SMASH'cap: It’s Like A Religion
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“This what theatre is: it is joy one day and it’s gone the next. It’s like a religion.” Sam spoke these words to Tom near the end of this week’s episode, and it certainly seems to be the mantra that SMASH creators stick to regarding plot development. Tom, Sam, Eileen, and Nick are currently experiencing joy, and Julia’s family is tentatively attempting to reestablish joy, so naturally, it’s gone for Ivy, Karen and Dev. The previews are approaching, and Bombshell’s cast, crew and production team are in the midst of a war—a.k.a. tech rehearsal—in Boston.
We begin the episode with the cast excitingly prancing through an unusually empty Grand Central Station (seriously, when has it ever been that empty during the day?) and a shot of Frank in bed with Julia. (Apparently a nice family dinner is all it takes.) The couple’s quick reconciliation may not make much sense plot-wise, but I appreciate that it is taking its rightful place—in the background—so the focus can remain on the Boston previews. I don’t know if this week’s writing was actually better, or if it’s just my personal perception of rehearsal vs. performance, (when I’ve done theatre in the past, the nerves that accompanied auditions and rehearsals totally dissipated as soon as the lights were up and the seats were filled) but I thoroughly enjoyed this episode. I’m sure I’m not the only one who felt a surge of vicarious giddiness when Karen stepped onto the stage and looked out across the auditorium.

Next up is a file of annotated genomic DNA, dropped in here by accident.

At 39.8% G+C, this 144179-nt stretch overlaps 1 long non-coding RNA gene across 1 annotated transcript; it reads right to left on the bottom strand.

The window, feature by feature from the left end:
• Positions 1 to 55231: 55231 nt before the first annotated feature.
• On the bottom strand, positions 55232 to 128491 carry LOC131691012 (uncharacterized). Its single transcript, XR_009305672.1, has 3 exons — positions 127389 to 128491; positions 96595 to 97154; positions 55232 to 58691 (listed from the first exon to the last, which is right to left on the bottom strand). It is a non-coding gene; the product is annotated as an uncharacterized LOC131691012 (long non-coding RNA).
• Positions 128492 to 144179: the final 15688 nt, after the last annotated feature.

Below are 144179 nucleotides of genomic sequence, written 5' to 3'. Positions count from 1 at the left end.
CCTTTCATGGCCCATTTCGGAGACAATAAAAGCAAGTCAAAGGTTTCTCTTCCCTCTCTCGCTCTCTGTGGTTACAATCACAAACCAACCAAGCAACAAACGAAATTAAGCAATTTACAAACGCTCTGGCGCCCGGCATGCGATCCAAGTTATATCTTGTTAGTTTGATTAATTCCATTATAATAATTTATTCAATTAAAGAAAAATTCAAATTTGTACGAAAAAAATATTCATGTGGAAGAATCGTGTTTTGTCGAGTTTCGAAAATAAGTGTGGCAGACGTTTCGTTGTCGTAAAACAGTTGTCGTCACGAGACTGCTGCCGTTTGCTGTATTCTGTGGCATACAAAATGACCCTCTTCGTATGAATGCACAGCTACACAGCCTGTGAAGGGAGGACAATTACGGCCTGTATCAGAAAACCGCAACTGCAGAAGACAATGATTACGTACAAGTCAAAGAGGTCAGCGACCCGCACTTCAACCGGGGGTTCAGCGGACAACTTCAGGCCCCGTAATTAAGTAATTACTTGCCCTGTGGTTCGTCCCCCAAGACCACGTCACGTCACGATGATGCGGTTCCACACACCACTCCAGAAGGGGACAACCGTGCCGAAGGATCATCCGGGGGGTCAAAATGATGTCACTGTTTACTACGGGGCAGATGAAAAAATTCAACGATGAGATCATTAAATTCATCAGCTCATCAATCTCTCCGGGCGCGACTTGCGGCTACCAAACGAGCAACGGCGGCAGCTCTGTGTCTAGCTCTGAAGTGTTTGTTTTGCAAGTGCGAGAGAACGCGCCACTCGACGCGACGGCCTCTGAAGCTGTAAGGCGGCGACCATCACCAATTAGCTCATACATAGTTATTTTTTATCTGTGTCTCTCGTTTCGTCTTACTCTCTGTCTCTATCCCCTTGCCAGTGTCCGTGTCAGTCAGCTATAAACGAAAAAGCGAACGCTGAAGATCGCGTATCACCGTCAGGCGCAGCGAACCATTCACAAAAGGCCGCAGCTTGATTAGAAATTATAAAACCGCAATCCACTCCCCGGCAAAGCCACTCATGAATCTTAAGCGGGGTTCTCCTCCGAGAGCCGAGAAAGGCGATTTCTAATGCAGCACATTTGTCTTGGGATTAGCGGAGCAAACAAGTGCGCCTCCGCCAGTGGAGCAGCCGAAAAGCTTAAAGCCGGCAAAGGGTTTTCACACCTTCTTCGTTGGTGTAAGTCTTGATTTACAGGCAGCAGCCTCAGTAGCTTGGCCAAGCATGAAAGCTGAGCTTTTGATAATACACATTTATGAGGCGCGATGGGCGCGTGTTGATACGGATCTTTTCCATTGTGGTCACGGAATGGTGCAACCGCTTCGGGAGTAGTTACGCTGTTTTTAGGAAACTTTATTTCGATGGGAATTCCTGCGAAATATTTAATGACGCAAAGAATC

Everything changes once things move into a theatre, and they have quite a few changes to make and kinks to work out before the previews can begin. Tom wants to add a song, and Rebecca wants an extra costume change, but their biggest problem comes in the form of leading man Ted’s last-minute departure. Now they don’t have a Joe DiMaggio, and this obviously confirms that we haven’t seen the last of Michael Swift and the concomitant drama, but again, I found the treatment of this added plot twist to be expertly handled. We see just enough of Julia’s internal struggle—and her struggle with her colleagues—to keep us interested, without the addition of another drawn-out drama. (This one, thankfully, wraps up nicely in three quarters of an hour.) Julia doesn’t want to risk shattering the fragile foundation upon